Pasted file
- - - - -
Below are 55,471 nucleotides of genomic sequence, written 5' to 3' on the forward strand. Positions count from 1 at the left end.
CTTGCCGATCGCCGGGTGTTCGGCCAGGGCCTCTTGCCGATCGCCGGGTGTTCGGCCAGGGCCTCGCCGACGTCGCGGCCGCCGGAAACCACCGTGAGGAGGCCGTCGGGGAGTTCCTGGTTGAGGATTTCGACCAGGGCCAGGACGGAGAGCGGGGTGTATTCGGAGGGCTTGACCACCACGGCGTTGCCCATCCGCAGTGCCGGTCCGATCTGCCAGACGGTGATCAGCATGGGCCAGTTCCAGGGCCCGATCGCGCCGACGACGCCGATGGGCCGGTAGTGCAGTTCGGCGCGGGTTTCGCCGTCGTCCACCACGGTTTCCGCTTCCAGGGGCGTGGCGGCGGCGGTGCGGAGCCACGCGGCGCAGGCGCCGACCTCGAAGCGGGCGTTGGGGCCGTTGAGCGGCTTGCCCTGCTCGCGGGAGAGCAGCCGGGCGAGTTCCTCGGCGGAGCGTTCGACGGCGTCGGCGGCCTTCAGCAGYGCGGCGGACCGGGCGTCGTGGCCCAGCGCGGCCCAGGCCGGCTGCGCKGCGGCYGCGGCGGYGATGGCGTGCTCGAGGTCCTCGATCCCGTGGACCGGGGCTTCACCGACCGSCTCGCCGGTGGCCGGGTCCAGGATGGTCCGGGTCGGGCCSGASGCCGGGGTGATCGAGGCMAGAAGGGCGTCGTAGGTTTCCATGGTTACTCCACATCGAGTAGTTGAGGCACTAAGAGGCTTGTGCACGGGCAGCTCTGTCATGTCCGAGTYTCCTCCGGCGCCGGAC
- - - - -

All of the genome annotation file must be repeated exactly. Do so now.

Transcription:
Below are 55,471 nucleotides of genomic sequence, written 5' to 3' on the forward strand. Positions count from 1 at the left end.
CTTGCCGATCGCCGGGTGTTCGGCCAGGGCCTCTTGCCGATCGCCGGGTGTTCGGCCAGGGCCTCGCCGACGTCGCGGCCGCCGGAAACCACCGTGAGGAGGCCGTCGGGGAGTTCCTGGTTGAGGATTTCGACCAGGGCCAGGACGGAGAGCGGGGTGTATTCGGAGGGCTTGACCACCACGGCGTTGCCCATCCGCAGTGCCGGTCCGATCTGCCAGACGGTGATCAGCATGGGCCAGTTCCAGGGCCCGATCGCGCCGACGACGCCGATGGGCCGGTAGTGCAGTTCGGCGCGGGTTTCGCCGTCGTCCACCACGGTTTCCGCTTCCAGGGGCGTGGCGGCGGCGGTGCGGAGCCACGCGGCGCAGGCGCCGACCTCGAAGCGGGCGTTGGGGCCGTTGAGCGGCTTGCCCTGCTCGCGGGAGAGCAGCCGGGCGAGTTCCTCGGCGGAGCGTTCGACGGCGTCGGCGGCCTTCAGCAGYGCGGCGGACCGGGCGTCGTGGCCCAGCGCGGCCCAGGCCGGCTGCGCKGCGGCYGCGGCGGYGATGGCGTGCTCGAGGTCCTCGATCCCGTGGACCGGGGCTTCACCGACCGSCTCGCCGGTGGCCGGGTCCAGGATGGTCCGGGTCGGGCCSGASGCCGGGGTGATCGAGGCMAGAAGGGCGTCGTAGGTTTCCATGGTTACTCCACATCGAGTAGTTGAGGCACTAAGAGGCTTGTGCACGGGCAGCTCTGTCATGTCCGAGTYTCCTCCGGCGCCGGAC